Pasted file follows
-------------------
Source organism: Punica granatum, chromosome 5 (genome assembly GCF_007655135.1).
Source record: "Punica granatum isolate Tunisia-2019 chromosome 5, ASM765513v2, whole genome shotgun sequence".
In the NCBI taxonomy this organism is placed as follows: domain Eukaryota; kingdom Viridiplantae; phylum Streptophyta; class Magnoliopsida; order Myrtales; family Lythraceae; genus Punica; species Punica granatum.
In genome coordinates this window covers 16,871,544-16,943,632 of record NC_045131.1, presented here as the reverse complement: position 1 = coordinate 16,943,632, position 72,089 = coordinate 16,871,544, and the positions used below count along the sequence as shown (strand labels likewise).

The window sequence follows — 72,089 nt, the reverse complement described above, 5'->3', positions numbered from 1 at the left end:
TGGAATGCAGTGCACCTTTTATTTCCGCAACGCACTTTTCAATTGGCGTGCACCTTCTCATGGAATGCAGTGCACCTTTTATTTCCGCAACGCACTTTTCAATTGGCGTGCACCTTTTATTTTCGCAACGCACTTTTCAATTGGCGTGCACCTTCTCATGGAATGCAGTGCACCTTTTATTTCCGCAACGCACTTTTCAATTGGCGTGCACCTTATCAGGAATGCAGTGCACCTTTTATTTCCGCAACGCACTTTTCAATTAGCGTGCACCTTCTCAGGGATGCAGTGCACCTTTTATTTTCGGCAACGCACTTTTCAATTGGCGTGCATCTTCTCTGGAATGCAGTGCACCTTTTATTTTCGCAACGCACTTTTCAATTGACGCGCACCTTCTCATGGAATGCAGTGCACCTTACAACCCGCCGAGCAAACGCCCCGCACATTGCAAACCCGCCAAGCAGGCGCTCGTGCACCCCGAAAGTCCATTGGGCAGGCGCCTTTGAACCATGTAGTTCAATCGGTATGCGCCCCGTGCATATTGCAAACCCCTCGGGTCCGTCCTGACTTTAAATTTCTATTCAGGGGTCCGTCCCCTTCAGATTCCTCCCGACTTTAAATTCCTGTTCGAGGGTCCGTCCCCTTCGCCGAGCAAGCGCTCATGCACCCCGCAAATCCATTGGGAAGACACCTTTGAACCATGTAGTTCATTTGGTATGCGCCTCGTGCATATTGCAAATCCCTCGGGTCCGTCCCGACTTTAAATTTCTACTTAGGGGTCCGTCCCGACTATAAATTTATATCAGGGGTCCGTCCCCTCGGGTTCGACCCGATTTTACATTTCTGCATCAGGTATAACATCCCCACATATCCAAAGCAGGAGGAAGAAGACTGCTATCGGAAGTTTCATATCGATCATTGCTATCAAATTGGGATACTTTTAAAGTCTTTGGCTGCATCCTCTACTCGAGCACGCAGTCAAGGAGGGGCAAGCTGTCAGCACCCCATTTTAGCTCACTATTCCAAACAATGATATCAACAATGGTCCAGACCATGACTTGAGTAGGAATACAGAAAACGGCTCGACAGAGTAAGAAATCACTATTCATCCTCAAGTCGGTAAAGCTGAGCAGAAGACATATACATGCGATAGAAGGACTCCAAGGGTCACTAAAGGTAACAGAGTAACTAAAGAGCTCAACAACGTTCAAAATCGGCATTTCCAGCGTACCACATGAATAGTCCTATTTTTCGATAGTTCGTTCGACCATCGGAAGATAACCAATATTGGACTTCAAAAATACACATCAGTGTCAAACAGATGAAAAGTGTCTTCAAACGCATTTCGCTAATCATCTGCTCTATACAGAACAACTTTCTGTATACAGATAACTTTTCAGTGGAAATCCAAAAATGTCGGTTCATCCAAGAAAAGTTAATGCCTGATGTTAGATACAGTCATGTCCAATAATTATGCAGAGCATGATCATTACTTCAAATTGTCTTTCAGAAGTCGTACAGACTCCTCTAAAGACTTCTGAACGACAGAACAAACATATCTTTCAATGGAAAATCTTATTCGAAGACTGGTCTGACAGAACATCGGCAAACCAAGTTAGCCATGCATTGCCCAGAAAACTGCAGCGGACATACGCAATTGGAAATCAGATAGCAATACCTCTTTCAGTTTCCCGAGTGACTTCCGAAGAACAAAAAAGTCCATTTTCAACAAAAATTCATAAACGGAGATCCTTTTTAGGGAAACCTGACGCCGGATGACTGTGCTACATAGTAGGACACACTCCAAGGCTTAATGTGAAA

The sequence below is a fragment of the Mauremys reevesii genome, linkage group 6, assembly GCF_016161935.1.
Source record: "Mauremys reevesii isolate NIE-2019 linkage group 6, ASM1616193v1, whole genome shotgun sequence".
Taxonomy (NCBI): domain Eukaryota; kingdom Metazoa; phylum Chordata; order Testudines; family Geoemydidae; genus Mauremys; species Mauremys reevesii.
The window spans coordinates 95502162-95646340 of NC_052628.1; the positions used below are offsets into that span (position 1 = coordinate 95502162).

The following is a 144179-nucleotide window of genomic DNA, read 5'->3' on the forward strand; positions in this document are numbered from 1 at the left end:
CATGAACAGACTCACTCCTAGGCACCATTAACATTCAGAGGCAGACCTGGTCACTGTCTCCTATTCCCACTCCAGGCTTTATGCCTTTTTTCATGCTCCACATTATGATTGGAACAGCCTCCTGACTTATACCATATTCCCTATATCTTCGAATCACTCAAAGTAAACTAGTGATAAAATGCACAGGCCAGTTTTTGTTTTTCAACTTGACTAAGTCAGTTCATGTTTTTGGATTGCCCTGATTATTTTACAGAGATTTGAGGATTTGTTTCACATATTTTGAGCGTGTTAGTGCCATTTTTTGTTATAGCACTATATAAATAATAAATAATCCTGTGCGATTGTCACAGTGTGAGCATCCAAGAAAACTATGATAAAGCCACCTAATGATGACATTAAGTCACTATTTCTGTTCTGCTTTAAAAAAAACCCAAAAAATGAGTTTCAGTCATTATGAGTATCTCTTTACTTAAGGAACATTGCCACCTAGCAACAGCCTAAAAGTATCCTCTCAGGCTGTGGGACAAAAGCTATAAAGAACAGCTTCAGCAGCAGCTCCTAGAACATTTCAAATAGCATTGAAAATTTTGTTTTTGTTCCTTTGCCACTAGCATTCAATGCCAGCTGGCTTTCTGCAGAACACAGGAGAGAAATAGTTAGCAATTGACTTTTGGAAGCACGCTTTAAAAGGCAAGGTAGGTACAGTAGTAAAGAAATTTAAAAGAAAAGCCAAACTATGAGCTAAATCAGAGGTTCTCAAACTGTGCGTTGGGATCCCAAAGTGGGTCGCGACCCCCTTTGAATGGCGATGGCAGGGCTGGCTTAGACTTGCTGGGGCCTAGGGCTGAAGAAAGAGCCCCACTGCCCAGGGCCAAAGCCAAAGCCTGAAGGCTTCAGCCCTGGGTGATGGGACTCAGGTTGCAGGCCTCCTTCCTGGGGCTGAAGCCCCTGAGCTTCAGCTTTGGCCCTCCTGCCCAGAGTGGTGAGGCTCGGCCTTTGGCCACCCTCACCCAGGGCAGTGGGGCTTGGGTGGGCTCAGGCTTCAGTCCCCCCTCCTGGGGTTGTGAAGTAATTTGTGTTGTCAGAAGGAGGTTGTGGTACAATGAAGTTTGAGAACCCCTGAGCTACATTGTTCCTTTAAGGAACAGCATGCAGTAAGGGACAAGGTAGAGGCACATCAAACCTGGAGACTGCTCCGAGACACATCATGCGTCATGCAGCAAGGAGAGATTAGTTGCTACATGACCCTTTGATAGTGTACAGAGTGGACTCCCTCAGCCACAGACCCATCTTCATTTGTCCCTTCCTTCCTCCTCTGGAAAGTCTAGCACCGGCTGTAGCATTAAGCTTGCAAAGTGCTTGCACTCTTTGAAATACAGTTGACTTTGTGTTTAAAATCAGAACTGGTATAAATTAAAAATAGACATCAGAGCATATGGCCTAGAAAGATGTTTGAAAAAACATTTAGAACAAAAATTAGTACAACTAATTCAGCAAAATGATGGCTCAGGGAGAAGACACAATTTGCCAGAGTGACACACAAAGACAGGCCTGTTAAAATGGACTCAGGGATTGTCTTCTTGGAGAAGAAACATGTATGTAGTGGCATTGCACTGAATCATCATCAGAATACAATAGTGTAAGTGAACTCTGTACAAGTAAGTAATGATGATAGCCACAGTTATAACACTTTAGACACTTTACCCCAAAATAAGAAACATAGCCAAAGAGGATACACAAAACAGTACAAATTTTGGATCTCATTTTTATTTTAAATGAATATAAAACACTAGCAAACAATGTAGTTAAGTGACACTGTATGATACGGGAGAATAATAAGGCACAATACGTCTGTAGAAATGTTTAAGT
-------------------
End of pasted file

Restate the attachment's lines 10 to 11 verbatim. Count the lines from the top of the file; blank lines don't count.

The window spans coordinates 95502162-95646340 of NC_052628.1; the positions used below are offsets into that span (position 1 = coordinate 95502162).

The following is a 144179-nucleotide window of genomic DNA, read 5'->3' on the forward strand; positions in this document are numbered from 1 at the left end: